Patchwork pkg-infra: produce legal info for proprietary packages

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Submitter Richard Braun
Date Sept. 28, 2012, 12:20 p.m.
Message ID <1348834801-2672-1-git-send-email-rbraun@sceen.net>
Download mbox | patch
Permalink /patch/187775/
State Rejected
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Comments

Richard Braun - Sept. 28, 2012, 12:20 p.m.
Signed-off-by: Richard Braun <rbraun@sceen.net>
---
 package/pkg-generic.mk |    6 +-----
 1 files changed, 1 insertions(+), 5 deletions(-)
Thomas Petazzoni - Sept. 28, 2012, 12:23 p.m.
Dear Richard Braun,

This will need a review and ACK from Luca, Cc'ing him.

Thomas

On Fri, 28 Sep 2012 14:20:01 +0200, Richard Braun wrote:
> 
> Signed-off-by: Richard Braun <rbraun@sceen.net>
> ---
>  package/pkg-generic.mk |    6 +-----
>  1 files changed, 1 insertions(+), 5 deletions(-)
> 
> diff --git a/package/pkg-generic.mk b/package/pkg-generic.mk
> index ffe7dfb..1bfaed2 100644
> --- a/package/pkg-generic.mk
> +++ b/package/pkg-generic.mk
> @@ -444,7 +444,6 @@ $(2)_KCONFIG_VAR = BR2_PACKAGE_$(2)
>  endif
>  
>  # legal-info: declare dependencies and set values used later for the manifest
> -ifneq ($$($(2)_LICENSE),PROPRIETARY)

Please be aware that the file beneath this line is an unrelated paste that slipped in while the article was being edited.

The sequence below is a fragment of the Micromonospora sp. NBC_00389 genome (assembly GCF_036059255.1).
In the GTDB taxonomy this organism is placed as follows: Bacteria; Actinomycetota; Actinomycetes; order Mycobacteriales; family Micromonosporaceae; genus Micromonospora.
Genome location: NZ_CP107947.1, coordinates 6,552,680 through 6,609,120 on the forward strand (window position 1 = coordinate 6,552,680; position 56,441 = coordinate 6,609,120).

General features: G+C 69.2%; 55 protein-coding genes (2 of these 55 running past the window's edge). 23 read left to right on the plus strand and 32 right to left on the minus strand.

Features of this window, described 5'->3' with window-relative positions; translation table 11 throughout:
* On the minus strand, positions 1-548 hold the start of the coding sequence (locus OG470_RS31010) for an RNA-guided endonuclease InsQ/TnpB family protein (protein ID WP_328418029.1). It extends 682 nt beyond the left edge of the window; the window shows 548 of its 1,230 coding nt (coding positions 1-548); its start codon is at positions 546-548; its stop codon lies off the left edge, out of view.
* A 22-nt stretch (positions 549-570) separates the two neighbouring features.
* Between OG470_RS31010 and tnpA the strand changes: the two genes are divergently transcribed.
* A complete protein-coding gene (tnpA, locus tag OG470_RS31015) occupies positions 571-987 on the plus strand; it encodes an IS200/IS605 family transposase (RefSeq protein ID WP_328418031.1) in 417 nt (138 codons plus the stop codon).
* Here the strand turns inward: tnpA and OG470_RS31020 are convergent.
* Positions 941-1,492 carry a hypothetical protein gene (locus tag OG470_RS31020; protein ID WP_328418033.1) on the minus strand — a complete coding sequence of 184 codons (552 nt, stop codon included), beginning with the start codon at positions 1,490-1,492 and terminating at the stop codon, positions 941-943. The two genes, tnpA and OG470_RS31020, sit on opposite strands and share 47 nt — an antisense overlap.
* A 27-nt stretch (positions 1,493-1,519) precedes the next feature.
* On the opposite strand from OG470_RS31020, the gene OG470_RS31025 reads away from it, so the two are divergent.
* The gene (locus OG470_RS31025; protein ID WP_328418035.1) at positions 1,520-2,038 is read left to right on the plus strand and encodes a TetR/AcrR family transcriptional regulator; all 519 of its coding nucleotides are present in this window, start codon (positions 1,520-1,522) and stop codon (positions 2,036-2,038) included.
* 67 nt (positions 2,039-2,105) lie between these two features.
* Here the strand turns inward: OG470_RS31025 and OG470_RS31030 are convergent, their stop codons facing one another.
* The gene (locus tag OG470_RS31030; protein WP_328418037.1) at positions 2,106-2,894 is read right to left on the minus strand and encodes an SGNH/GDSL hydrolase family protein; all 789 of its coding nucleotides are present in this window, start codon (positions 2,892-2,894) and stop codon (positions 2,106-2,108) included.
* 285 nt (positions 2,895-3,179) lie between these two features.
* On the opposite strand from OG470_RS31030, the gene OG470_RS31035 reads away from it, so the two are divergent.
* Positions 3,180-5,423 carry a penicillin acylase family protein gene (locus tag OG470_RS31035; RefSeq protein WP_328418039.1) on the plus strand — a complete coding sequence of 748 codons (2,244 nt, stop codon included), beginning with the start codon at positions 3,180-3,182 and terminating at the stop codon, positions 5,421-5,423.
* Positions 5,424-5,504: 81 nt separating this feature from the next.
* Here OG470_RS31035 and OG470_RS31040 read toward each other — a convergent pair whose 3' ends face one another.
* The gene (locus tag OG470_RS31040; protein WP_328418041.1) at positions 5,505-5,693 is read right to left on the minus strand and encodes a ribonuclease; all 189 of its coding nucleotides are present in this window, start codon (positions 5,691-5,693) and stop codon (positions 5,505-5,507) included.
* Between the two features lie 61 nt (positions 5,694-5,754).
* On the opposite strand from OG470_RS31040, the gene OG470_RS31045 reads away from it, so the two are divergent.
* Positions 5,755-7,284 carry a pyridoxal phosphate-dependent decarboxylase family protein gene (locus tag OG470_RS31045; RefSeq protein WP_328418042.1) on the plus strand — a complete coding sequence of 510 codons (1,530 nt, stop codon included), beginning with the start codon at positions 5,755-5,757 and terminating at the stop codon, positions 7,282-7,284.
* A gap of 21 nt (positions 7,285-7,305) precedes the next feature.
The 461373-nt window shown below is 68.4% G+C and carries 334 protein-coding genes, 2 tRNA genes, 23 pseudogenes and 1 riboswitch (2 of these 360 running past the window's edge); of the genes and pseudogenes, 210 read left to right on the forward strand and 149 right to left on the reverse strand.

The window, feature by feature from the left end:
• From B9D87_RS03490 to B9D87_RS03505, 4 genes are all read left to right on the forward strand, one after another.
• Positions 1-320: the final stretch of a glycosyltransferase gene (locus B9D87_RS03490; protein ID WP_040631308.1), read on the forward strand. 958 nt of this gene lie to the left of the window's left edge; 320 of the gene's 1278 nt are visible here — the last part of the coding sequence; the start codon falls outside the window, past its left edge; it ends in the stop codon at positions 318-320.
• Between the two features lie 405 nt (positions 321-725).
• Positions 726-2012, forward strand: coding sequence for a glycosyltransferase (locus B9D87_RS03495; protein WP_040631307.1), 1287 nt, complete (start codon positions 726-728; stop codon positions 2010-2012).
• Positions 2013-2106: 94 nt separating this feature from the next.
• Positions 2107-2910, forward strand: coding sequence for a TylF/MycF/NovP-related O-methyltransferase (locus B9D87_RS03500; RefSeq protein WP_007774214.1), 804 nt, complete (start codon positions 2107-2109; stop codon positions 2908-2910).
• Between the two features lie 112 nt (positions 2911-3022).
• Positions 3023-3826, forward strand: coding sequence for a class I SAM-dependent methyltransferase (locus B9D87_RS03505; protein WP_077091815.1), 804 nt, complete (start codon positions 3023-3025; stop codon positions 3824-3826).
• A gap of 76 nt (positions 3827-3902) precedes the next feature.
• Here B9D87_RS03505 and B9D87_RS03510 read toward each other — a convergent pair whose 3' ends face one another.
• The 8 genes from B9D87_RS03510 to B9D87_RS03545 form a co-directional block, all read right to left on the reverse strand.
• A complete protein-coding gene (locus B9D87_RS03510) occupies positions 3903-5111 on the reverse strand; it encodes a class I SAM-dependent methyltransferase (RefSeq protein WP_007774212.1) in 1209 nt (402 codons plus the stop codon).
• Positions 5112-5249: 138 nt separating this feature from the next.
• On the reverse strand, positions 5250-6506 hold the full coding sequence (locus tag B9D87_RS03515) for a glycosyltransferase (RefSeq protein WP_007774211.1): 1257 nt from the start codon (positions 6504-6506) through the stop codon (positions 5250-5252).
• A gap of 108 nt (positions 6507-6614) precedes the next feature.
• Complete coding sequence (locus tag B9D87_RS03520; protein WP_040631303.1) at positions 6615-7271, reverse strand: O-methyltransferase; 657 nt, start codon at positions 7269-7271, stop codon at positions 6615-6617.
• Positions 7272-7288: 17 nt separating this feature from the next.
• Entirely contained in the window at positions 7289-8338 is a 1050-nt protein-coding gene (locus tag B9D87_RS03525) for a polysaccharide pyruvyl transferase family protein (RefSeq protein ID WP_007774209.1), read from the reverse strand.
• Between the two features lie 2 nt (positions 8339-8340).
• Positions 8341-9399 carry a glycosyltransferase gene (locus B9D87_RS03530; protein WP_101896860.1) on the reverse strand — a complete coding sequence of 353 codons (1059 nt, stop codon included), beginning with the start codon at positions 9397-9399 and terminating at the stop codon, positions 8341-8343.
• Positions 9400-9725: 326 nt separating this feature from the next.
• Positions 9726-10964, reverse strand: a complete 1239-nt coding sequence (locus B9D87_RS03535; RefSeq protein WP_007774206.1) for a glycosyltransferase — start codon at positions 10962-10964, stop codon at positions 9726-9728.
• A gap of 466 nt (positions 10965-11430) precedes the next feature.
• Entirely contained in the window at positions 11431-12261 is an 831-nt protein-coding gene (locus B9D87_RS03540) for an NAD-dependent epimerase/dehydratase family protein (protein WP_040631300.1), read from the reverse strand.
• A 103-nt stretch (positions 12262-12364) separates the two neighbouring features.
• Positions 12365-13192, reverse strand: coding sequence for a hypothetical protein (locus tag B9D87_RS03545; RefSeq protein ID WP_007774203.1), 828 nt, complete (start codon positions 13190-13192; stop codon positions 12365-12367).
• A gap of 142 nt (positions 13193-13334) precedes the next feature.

>  ifneq ($$($(2)_SITE_METHOD),local)
>  ifneq ($$($(2)_SITE_METHOD),override)
>  # Packages that have a tarball need it downloaded and extracted beforehand
> @@ -455,7 +454,6 @@ $(2)_MANIFEST_LICENSE_FILES = $$($(2)_LICENSE_FILES)
>  endif
>  endif
>  endif
> -endif
>  # defaults for packages without tarball or license files
>  $(2)_MANIFEST_TARBALL ?= not saved
>  $(2)_MANIFEST_LICENSE_FILES ?= not saved
> @@ -464,9 +462,7 @@ $(2)_MANIFEST_LICENSE_FILES ?= not saved
>  $(1)-legal-info:
>  # Packages without a source are assumed to be part of Buildroot, skip them.
>  ifneq ($(call qstrip,$$($(2)_SOURCE)),)
> -ifeq ($$($(2)_LICENSE),PROPRIETARY)
> -# Proprietary packages: nothing to save
> -else ifeq ($$($(2)_SITE_METHOD),local)
> +ifeq ($$($(2)_SITE_METHOD),local)
>  # Packages without a tarball: don't save and warn
>  	@$(call legal-warning-pkg-savednothing,$$($(2)_RAWNAME),local)
>  else ifeq ($$($(2)_SITE_METHOD),override)
Thomas De Schampheleire - Sept. 28, 2012, 4:40 p.m.
Op 28 sep. 2012 14:23 schreef "Thomas Petazzoni" <
thomas.petazzoni@free-electrons.com> het volgende:
>
> Dear Richard Braun,
>
> This will need a review and ACK from Luca, Cc'ing him.

Additionally, it would be nice to get some context. Why do you need this?